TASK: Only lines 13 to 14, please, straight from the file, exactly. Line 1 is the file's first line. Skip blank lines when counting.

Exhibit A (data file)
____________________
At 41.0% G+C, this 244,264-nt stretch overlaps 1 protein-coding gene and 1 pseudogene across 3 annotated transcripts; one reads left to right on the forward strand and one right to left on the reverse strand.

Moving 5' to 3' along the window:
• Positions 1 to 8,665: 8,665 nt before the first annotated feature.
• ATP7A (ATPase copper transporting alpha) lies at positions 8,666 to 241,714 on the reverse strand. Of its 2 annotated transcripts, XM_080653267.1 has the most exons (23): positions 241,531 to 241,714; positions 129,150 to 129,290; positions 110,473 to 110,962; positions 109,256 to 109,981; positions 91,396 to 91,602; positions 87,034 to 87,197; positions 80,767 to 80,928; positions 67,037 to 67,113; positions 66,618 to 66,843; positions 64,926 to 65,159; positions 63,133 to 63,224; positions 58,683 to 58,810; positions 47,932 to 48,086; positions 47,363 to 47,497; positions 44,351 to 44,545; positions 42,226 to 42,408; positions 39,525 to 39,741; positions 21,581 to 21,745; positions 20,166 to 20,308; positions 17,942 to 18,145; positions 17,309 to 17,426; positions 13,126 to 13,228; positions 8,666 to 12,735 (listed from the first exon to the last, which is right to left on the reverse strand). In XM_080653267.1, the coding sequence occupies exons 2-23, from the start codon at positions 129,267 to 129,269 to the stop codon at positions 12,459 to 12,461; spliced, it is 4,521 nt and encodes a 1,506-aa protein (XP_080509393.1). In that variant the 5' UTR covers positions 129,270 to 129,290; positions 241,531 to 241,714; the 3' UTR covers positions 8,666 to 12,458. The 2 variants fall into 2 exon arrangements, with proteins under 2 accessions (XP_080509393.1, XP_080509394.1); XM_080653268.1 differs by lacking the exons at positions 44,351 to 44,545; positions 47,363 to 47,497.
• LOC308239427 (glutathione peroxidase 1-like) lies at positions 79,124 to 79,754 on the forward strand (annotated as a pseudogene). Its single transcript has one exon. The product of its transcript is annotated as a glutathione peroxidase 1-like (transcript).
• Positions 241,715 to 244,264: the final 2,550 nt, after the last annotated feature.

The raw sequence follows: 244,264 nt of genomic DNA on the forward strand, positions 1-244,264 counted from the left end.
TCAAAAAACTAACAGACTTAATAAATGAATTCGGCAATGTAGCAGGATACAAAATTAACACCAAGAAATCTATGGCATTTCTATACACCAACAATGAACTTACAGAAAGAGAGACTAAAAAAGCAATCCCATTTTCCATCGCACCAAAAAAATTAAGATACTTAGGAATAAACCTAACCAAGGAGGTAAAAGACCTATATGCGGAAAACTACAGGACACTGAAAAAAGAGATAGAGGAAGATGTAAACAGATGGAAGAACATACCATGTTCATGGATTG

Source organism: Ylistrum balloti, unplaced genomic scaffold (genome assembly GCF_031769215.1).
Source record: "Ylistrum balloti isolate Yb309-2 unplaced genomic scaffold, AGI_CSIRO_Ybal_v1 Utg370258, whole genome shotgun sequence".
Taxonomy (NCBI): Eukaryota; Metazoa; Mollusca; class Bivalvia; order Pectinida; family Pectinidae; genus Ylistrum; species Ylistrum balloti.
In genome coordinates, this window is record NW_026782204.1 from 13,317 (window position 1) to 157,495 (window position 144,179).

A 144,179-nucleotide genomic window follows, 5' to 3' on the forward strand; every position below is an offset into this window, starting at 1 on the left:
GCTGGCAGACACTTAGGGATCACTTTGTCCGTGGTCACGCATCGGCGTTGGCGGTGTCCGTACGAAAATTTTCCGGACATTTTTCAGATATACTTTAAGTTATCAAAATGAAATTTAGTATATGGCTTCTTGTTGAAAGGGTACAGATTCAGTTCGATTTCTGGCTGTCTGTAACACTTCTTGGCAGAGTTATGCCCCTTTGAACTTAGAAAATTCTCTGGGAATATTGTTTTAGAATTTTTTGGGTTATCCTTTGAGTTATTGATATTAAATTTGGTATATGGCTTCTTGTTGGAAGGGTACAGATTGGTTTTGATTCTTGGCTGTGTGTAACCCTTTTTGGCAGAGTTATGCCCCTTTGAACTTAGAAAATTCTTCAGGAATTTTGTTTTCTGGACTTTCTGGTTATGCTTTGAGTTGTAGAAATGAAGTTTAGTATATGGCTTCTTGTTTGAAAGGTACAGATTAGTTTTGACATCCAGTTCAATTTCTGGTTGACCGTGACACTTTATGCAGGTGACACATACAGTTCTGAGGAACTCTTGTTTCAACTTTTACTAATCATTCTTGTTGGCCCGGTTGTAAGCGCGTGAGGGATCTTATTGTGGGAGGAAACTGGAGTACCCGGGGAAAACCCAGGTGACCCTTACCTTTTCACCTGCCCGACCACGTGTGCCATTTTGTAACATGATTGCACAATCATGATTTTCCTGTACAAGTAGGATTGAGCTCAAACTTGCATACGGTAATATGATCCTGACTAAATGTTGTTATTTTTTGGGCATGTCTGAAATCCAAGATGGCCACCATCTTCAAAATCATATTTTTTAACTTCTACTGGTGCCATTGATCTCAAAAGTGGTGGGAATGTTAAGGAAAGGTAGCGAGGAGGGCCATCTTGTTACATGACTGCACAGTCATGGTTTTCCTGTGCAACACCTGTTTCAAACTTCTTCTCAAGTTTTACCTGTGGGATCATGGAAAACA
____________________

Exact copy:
A 144,179-nucleotide genomic window follows, 5' to 3' on the forward strand; every position below is an offset into this window, starting at 1 on the left:
GCTGGCAGACACTTAGGGATCACTTTGTCCGTGGTCACGCATCGGCGTTGGCGGTGTCCGTACGAAAATTTTCCGGACATTTTTCAGATATACTTTAAGTTATCAAAATGAAATTTAGTATATGGCTTCTTGTTGAAAGGGTACAGATTCAGTTCGATTTCTGGCTGTCTGTAACACTTCTTGGCAGAGTTATGCCCCTTTGAACTTAGAAAATTCTCTGGGAATATTGTTTTAGAATTTTTTGGGTTATCCTTTGAGTTATTGATATTAAATTTGGTATATGGCTTCTTGTTGGAAGGGTACAGATTGGTTTTGATTCTTGGCTGTGTGTAACCCTTTTTGGCAGAGTTATGCCCCTTTGAACTTAGAAAATTCTTCAGGAATTTTGTTTTCTGGACTTTCTGGTTATGCTTTGAGTTGTAGAAATGAAGTTTAGTATATGGCTTCTTGTTTGAAAGGTACAGATTAGTTTTGACATCCAGTTCAATTTCTGGTTGACCGTGACACTTTATGCAGGTGACACATACAGTTCTGAGGAACTCTTGTTTCAACTTTTACTAATCATTCTTGTTGGCCCGGTTGTAAGCGCGTGAGGGATCTTATTGTGGGAGGAAACTGGAGTACCCGGGGAAAACCCAGGTGACCCTTACCTTTTCACCTGCCCGACCACGTGTGCCATTTTGTAACATGATTGCACAATCATGATTTTCCTGTACAAGTAGGATTGAGCTCAAACTTGCATACGGTAATATGATCCTGACTAAATGTTGTTATTTTTTGGGCATGTCTGAAATCCAAGATGGCCACCATCTTCAAAATCATATTTTTTAACTTCTACTGGTGCCATTGATCTCAAAAGTGGTGGGAATGTTAAGGAAAGGTAGCGAGGAGGGCCATCTTGTTACATGACTGCACAGTCATGGTTTTCCTGTGCAACACCTGTTTCAAACTTCTTCTCAAGTTTTACCTGTGGGATCATGGAAAACA